Pre-recorded asynchronous video lectures are a great way to deliver course content. They are typically one-way, however, and are not as effective at inspiring real-time student engagement. As an alternative, consider hosting live video conference sessions via Zoom, Skype, or GoTo Meeting. In this digital space, you can run your course more organically by sharing your screen (e.g. walking through lecture slides, demonstrating a task, or navigating through a case study or website) and encouraging a mix of live discussion and virtual chat. These lectures can be recorded sessions that are stored in the Cloud or on your desktop and posted later for those who were unable to attend or who want to review the content at a later date.

  • Get creative and be visually appealing

    Whether you record lectures for asynchronous delivery or hold live virtual sessions, getting creative and adding visual appeal will go a long way in keeping students engaged. Adding visual appeal does not necessarily require design skills or training. By simply adding virtual backgrounds in your video conference sessions, color and pictures in your lecture slides, or showing video clips or infographics, you will inherently create a more engaging user experience. We all must be mindful of making our content accessible. Refer to Medium’s University Design for Learning (UDL) Center for various resources on principles for adapting course content that supports all learners.

  • Video conference small-group breakout rooms

    Breakout rooms are a terrific way to inspire engagement in large groups when leading live virtual sessions. Zoom, Skype, and Microsoft Teams all have this feature. You can manually create groups or let the tool select participants randomly. Simply assign the larger group a prompt for discussion or activity for completion and send them off into their virtual breakout rooms. You can pop into each room to observe how things are going, and you can later bring the large group back together to convene on what was discussed. It breaks up the time you have together and motivates students to engage with each other as well.

  • Incorporate interactive tools

    Using interactive features in your course can improve attendance and participation, as well as build confidence and increase retention of key concepts presented. Several free, web-based interactive tools work well in distance delivery. Here are a few free tools that are worthy of exploration:

    1. Padlet: Padlet is an online virtual bulletin board where students can easily collaborate, share pictures and links and contribute to the discussion as themselves or anonymously. In Padlet, you can create polls, lead brainstorming sessions, conduct Q&As, share content or give writing prompts with which students can build off of each other’s contributions.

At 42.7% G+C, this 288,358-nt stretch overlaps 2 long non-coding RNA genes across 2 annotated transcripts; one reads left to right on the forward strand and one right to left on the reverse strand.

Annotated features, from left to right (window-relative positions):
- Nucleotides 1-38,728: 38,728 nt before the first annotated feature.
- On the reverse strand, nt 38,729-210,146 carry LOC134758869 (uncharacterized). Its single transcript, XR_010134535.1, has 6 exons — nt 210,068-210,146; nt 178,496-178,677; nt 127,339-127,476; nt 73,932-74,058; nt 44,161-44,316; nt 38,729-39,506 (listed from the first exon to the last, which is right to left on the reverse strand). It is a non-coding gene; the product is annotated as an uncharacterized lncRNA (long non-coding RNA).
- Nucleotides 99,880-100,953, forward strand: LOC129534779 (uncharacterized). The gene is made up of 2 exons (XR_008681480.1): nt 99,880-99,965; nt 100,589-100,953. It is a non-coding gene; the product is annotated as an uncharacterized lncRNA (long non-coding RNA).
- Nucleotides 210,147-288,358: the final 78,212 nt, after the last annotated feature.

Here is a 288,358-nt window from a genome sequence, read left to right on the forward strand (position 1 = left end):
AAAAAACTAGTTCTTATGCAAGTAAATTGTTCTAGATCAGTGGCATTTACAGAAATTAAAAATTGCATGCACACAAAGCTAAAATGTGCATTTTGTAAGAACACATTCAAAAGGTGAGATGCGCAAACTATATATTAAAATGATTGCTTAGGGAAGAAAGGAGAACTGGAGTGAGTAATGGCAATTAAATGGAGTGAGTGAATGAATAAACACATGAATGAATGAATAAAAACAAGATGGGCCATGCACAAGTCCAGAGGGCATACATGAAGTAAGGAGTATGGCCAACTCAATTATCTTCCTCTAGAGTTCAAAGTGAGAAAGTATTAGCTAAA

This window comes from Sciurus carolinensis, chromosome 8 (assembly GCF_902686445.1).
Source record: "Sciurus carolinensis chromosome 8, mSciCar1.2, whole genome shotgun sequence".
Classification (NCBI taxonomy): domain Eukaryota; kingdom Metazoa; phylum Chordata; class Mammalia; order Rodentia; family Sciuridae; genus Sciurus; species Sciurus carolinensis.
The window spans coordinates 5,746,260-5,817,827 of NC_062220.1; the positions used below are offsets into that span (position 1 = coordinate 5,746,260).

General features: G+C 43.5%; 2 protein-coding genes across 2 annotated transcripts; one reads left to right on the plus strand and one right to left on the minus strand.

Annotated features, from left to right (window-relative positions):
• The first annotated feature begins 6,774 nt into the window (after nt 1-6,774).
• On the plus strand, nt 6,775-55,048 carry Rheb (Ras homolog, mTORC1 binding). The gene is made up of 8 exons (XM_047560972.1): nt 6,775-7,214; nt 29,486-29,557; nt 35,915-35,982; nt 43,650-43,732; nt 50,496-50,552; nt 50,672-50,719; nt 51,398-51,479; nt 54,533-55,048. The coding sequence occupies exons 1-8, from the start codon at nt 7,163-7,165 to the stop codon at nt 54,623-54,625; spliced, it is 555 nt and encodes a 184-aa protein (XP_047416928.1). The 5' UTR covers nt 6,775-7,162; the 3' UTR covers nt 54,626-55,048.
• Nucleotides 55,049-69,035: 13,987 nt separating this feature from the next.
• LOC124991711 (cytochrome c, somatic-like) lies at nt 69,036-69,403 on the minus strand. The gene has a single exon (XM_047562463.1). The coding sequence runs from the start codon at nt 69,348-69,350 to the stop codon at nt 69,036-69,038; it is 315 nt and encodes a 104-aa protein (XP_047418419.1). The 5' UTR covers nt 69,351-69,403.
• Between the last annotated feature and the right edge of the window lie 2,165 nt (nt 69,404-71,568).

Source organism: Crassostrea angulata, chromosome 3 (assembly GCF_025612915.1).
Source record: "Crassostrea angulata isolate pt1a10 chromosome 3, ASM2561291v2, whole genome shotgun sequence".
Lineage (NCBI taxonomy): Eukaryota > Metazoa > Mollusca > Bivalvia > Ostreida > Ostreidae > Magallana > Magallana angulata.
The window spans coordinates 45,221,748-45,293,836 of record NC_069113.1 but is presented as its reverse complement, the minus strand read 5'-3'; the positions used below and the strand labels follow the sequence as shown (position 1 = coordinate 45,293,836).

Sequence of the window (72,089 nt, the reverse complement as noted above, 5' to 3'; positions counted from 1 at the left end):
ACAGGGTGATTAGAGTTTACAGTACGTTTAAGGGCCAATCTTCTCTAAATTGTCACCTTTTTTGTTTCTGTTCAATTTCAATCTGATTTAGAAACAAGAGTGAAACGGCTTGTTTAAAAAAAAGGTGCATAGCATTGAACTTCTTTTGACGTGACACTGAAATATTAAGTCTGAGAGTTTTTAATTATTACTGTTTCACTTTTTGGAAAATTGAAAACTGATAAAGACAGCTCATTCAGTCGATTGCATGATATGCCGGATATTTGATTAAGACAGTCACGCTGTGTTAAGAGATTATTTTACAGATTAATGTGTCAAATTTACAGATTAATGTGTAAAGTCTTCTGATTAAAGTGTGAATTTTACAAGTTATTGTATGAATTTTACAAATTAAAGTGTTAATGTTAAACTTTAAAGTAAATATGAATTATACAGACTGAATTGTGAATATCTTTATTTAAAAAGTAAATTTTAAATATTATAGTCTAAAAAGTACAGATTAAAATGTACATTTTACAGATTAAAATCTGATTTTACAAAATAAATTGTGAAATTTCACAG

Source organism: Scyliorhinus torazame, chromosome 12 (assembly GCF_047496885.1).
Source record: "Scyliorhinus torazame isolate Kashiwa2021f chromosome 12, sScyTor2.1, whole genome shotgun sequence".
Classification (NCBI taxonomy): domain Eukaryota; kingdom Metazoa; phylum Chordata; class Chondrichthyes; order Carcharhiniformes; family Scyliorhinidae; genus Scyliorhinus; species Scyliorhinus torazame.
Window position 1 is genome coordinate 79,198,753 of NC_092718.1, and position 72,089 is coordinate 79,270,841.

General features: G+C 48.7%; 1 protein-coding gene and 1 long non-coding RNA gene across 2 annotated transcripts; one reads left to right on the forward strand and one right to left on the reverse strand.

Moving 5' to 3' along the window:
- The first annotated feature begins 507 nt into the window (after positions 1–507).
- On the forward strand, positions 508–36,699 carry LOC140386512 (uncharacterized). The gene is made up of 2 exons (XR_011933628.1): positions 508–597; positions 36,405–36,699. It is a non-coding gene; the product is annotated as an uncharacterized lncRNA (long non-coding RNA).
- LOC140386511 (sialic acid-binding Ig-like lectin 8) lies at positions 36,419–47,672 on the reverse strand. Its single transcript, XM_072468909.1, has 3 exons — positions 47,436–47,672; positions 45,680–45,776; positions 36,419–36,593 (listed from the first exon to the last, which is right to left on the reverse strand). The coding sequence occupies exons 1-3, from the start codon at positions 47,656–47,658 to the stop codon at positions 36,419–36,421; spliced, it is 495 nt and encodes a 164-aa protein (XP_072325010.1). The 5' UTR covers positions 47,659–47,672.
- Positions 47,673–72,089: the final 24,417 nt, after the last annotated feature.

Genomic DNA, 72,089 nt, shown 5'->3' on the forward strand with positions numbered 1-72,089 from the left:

2. Kahoot: Kahoot is an interactive game and study tool. You can create your own games or select one from a large databank. Topics range from academia to pop culture. It is simple, fun, free and interactive.
    3. Slack, Discord, or Microsoft Teams: These are all tools for keeping a group connected, interactive and supported over a long period of time. Through the creation of folders, channels, messaging and file sharing, students can engage with each other and with the instructor on a moderated and curated platform.
  • Start a conversation

    Learning management tools like Blackboard and Canvas have a discussion forum feature that works well for sustained engagement between students and the instructor. Through the use of prompts, students can be asked to provide an original contribution, and with guidance, engage with their peers to create a well-rounded conversation. Discussion prompts are a great way for students to demonstrate their completion of assigned readings or reviews of critical course material. Professors can also create a “questions for the instructor” forum as a central place for students to post questions or ideas. Often, they will answer each other’s questions in this forum and ease the burden on the instructor.

  • Survey students often

    Using tools like Qualtrics, SurveyMonkey, or Google Forms, is an efficient way to get regular feedback from students on how they are progressing through the course, identify pain points and gain a better understanding of overall sentiment. Surveys can be distributed at various times and in various formats, depending on the breadth and depth of information. They can even be issued through a live virtual session using a tool like Zoom’s polling feature to check in with students to get a pulse on whether or not they are keeping up, need a break or would like additional information.

student engagement infographic
Infographic created by Rebeca L. Cooney in Canva [download]

These ten ideas barely touch the surface of what is possible in engaging students in a virtual space. Here are three other articles that cover this topic:

Resources for faculty teaching classes online:

References

Professor as online student: 3 big take-aways; 3 weeks in

Online Teaching Tips - professor as student

This is the second installment in a short “from the other side of the webcam” series journaling my experience as an online student at Oregon State University’s Learning XD Design Design Certificate program. For context, check out my first post from June 3, 2020.

I’m in week 3 of my six-week class in user experience design and I am feeling empathy for our students. What a different mode and energy are required for the online student. It is projected we are to spend 4-6 hours per week on our readings, engagement, and assignments. I can’t say for sure if that is accurate. Maybe I will track it better this week. While serving as a student for OSU, I am also serving as faculty for a Washington State University online graduate-level capstone course. Going back and forth between the two has been eye-opening.